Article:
Should You Open a Credit Card Just to Get a Bonus Offer?

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Bonus offers can be attractive -- but is it a good idea to open a card just to get one?

Credit card bonus offers are designed to be really attractive in order to entice you to open an account. So it's not surprising that you may see an offer, such as free cash back or miles, and be tempted by it.

But what if you don't really need another credit card or aren't really into the other features the card offers? Does it ever make sense to open the card just to get the bonus if you don't plan to use it for the long term? To help you decide, ask yourself these four questions:

1. Will you be able to qualify for the bonus?

Credit card bonuses have specific requirements you must fulfill in order to earn them. Typically, this involves spending a certain amount of money within a limited time period, such as 90 days. If you aren't 100% confident that you'll hit this spending target, there's no reason to open a card just for the bonus since you may not get it anyway.

2. Does the card have an annual fee?

If the credit card has an annual fee, you'll of course want to make sure that the value of the bonus exceeds it -- especially if you are only opening the card because you want the bonus and don't care about the other perks it offers.

But there's also another consideration. Once you've earned the bonus, you'll have to decide whether to close down the card or keep it open indefinitely and pay the annual fee every year. If you keep the card open, you'll be stuck continually paying a fee for a card you don't use. And eventually that will add up to more than the value of the reward.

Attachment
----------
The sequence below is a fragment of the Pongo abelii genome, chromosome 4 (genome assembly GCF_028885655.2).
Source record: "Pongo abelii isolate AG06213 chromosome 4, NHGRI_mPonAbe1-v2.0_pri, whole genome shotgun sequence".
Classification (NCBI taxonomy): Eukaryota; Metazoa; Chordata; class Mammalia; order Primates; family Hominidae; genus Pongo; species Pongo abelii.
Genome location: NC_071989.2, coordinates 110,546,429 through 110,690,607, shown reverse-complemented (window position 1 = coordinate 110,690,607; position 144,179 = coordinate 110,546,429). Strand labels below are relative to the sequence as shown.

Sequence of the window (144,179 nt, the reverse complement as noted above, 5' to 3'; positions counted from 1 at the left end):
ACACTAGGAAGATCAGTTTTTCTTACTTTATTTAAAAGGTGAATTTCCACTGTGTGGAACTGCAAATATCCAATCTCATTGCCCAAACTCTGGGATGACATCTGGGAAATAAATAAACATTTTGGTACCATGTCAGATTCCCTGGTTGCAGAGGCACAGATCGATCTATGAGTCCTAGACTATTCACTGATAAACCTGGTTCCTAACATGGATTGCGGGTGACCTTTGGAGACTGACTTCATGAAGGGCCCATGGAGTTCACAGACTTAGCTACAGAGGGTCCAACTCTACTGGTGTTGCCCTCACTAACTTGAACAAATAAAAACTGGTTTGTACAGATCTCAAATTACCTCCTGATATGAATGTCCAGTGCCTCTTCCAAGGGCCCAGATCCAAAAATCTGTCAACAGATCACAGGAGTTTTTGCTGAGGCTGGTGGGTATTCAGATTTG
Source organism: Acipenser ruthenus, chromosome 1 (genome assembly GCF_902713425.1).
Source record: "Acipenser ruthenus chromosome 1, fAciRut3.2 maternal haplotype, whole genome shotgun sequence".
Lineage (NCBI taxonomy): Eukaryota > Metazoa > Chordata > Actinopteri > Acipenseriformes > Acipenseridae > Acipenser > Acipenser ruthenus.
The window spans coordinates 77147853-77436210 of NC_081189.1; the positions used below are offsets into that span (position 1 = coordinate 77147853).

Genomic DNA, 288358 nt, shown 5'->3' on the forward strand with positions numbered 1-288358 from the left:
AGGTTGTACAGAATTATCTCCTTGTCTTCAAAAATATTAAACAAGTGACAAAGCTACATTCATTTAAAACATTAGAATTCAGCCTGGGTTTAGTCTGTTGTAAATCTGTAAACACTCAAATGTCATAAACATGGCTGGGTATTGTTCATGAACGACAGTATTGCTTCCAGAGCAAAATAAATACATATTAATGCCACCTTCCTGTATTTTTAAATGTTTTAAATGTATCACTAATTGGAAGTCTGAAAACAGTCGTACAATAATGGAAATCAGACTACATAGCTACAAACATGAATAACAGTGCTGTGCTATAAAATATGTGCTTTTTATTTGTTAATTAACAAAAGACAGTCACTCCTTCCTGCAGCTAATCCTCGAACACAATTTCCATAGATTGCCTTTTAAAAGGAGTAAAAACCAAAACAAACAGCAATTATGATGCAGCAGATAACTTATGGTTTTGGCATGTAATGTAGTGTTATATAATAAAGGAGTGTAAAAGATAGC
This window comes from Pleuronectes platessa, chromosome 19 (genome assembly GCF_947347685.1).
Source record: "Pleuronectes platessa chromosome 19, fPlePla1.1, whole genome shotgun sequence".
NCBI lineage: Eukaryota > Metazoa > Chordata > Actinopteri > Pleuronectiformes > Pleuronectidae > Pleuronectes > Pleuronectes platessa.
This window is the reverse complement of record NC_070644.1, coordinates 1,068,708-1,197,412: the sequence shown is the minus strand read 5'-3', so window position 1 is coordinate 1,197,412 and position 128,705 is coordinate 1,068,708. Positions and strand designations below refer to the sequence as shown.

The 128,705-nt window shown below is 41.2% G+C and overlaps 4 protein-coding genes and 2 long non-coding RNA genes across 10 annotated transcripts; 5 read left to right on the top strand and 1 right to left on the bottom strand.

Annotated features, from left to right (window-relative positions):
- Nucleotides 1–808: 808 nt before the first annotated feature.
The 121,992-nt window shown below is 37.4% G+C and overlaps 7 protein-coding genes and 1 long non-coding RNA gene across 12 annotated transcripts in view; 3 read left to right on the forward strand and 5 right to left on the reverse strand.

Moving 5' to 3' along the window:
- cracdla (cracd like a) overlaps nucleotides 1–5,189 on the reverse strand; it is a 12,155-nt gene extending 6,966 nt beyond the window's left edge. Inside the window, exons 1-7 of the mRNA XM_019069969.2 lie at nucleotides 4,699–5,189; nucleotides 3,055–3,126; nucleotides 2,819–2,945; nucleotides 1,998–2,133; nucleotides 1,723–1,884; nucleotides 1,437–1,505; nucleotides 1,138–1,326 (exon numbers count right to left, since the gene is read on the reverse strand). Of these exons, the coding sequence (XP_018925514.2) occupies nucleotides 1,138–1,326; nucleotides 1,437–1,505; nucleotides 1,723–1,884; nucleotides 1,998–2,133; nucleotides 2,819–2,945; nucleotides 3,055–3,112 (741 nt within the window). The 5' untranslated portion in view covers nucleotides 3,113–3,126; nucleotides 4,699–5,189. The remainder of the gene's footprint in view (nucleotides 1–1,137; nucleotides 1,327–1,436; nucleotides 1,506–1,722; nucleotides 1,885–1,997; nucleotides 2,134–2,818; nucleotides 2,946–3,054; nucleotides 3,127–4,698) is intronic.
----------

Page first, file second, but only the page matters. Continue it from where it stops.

But closing down a card can have an adverse impact on your credit score, as you'll reduce credit available to you (affecting your credit utilization ratio). If you don't generally carry a balance on your other cards and you have plenty of available credit, that may not matter much to you. But, if you keep the card open for a while before you get tired of paying a fee and end up closing it later, you could shorten the average age of your account history, which could also hurt your credit.

3. Are you applying for any other big loans in the near future?

When you apply for a new credit card, you'll get a hard inquiry on your credit report. Having too many hard inquiries can reduce your credit score. They can also make lenders nervous that you're borrowing too much and won't be able to pay it all back.

Opening a new card may come with consequences. If you're going to apply for a mortgage, car loan, or personal loan soon, you could end up paying a higher interest rate or potentially even threatening your loan approval odds. You don't want to take that chance. If you're charged a higher APR for a large loan, the extra interest you might end up owing could dwarf the value of the credit card bonus.

4. Will the card preclude you from qualifying for a better one later?

Some credit card companies don't approve of you applying for too many cards in a given time period.

If you open a credit card just for the bonus but don't like the card's other features, it may not be useful in the long run. If a new credit card becomes available that's a better fit, you may not get approved for it if you've opened too many cards recently just to earn an introductory bonus.

So should you open that new card?

Ultimately, there are some downsides associated with opening a new card just to get a sign-up bonus. But if you aren't applying for a big loan any time soon, aren't worried about possibly hurting your credit score if you close the account, and are confident you can qualify, then you may just decide to go ahead. The extra money, miles, or points you get may be well worth coping with any downsides -- especially if they don't really affect you anyway.

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